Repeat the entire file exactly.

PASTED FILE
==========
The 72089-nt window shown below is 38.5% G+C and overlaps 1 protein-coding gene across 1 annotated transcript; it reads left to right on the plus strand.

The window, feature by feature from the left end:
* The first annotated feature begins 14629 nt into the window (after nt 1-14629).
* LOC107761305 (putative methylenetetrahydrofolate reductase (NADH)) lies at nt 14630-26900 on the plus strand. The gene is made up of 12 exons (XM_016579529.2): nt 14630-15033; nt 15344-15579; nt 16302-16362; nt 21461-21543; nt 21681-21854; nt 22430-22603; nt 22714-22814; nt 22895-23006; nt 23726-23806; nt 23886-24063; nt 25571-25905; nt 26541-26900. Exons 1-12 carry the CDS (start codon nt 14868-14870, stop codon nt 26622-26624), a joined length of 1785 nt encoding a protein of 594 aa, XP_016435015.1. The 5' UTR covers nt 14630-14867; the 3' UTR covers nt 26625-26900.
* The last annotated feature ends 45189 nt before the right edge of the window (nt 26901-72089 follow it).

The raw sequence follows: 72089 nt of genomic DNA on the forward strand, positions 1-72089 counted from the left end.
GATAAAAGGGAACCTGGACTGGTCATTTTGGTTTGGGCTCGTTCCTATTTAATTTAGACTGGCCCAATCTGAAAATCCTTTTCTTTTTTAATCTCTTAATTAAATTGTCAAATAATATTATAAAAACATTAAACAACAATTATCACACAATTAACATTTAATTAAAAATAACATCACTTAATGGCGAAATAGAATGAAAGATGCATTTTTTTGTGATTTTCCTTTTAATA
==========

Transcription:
The 72089-nt window shown below is 38.5% G+C and overlaps 1 protein-coding gene across 1 annotated transcript; it reads left to right on the plus strand.

The window, feature by feature from the left end:
* The first annotated feature begins 14629 nt into the window (after nt 1-14629).
* LOC107761305 (putative methylenetetrahydrofolate reductase (NADH)) lies at nt 14630-26900 on the plus strand. The gene is made up of 12 exons (XM_016579529.2): nt 14630-15033; nt 15344-15579; nt 16302-16362; nt 21461-21543; nt 21681-21854; nt 22430-22603; nt 22714-22814; nt 22895-23006; nt 23726-23806; nt 23886-24063; nt 25571-25905; nt 26541-26900. Exons 1-12 carry the CDS (start codon nt 14868-14870, stop codon nt 26622-26624), a joined length of 1785 nt encoding a protein of 594 aa, XP_016435015.1. The 5' UTR covers nt 14630-14867; the 3' UTR covers nt 26625-26900.
* The last annotated feature ends 45189 nt before the right edge of the window (nt 26901-72089 follow it).

The raw sequence follows: 72089 nt of genomic DNA on the forward strand, positions 1-72089 counted from the left end.
GATAAAAGGGAACCTGGACTGGTCATTTTGGTTTGGGCTCGTTCCTATTTAATTTAGACTGGCCCAATCTGAAAATCCTTTTCTTTTTTAATCTCTTAATTAAATTGTCAAATAATATTATAAAAACATTAAACAACAATTATCACACAATTAACATTTAATTAAAAATAACATCACTTAATGGCGAAATAGAATGAAAGATGCATTTTTTTGTGATTTTCCTTTTAATA